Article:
Abstract: Social needs are important basic human needs. When social needs are not fulfilled, it can lead to mental and physical health problems. In an ageing society, meeting the social needs of older adults is important to sustain their wellbeing and quality of life. Social technology is used by younger people attempting to fulfil social needs. The aim of this study is to understand the social needs of older people and the role of social technology in fulfilling these needs. Using this information we will uncover opportunities for (technological) interventions. We conducted a qualitative explorative field study by interviewing 19 community-dwelling older adults. The participants were selected by professional care-givers with the help of a list of criteria for people at risk of social isolation or loneliness. Semi-structured interviews were held, using a topic list covering the following topics: social networks, social support, connectedness, neighbourhood, activities and hobbies, as well as use of and experiences with social technology. After thematic analysis, inductive codes were attached to quotations relevant to the research question. The results were described in four sections: (a) social needs and relationships; (b) the influence of life history and personality; (c) possibilities and barriers to meet social needs; and (d) use of and attitude towards social technology. The results indicate that the group of participants is heterogeneous and that their social needs and the way they try to meet these are diverse. The Social Production Functions Theory of Successful Aging (SPF-SA) was found to be a useful basis for interpreting and presenting the data. Social needs such as connectedness, autonomy, affection, behavioural confirmation and status are important for the wellbeing of older people. Although the need for affection is most easy to fulfil for older people, it looks like satisfaction of the need for behavioural confirmation and status are in some cases preferred, especially by the male participants. Resources such as relationships, activities, personal circumstances and social technology can help meet social needs. Where there is a lack of (physical) resources such as health problems, reduced mobility, death of network members, fear of rejection and gossip, and poor financial circumstances, meeting social needs can be more difficult for some older people. Social technology now plays a modest role in the lives of older people and in fulfilling their social needs. Because of its potential and its role in the lives of younger people, social technology can be seen as a promising resource in the satisfaction of social needs. However, since it is yet unknown how and to what extent the use of social network technologies, such as Facebook, can be beneficial for older people, more research in this area is needed. Based on our findings, we conclude that the world of older individuals is getting smaller. The loss of resources, e.g. the loss of one's health and mobility, may make it more difficult for an older person to connect with the world outside, which may result in a smaller social network. We therefore suggest that interventions to support older adults to meet their social needs may focus on two aspects: supporting and improving the world close by and bringing the world outside a little bit closer.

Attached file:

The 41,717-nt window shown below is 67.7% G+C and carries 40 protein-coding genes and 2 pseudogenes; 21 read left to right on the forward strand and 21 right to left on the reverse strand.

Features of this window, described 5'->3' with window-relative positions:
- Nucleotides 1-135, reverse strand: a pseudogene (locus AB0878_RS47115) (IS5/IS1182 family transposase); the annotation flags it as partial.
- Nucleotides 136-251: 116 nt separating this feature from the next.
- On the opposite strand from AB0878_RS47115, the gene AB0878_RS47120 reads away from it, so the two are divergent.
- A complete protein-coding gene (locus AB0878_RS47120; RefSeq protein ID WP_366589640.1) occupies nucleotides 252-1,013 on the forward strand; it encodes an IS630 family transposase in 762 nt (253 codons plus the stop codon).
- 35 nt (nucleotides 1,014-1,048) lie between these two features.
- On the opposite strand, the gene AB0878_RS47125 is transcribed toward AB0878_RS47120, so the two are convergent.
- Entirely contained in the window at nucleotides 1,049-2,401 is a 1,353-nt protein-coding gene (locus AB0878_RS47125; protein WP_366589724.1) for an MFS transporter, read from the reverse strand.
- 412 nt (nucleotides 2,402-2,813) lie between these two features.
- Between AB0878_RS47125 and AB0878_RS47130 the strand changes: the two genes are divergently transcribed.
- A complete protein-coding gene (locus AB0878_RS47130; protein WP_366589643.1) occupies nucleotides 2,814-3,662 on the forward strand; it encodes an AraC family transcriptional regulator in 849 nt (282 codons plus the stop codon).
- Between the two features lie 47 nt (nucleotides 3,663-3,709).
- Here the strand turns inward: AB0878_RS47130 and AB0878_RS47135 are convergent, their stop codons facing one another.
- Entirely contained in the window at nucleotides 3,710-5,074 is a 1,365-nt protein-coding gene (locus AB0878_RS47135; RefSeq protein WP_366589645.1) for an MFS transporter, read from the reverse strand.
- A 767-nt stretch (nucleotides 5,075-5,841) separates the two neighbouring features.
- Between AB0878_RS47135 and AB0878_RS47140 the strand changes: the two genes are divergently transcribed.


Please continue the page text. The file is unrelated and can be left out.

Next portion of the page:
PubDate: 2019-08-01T00:00:00.000Z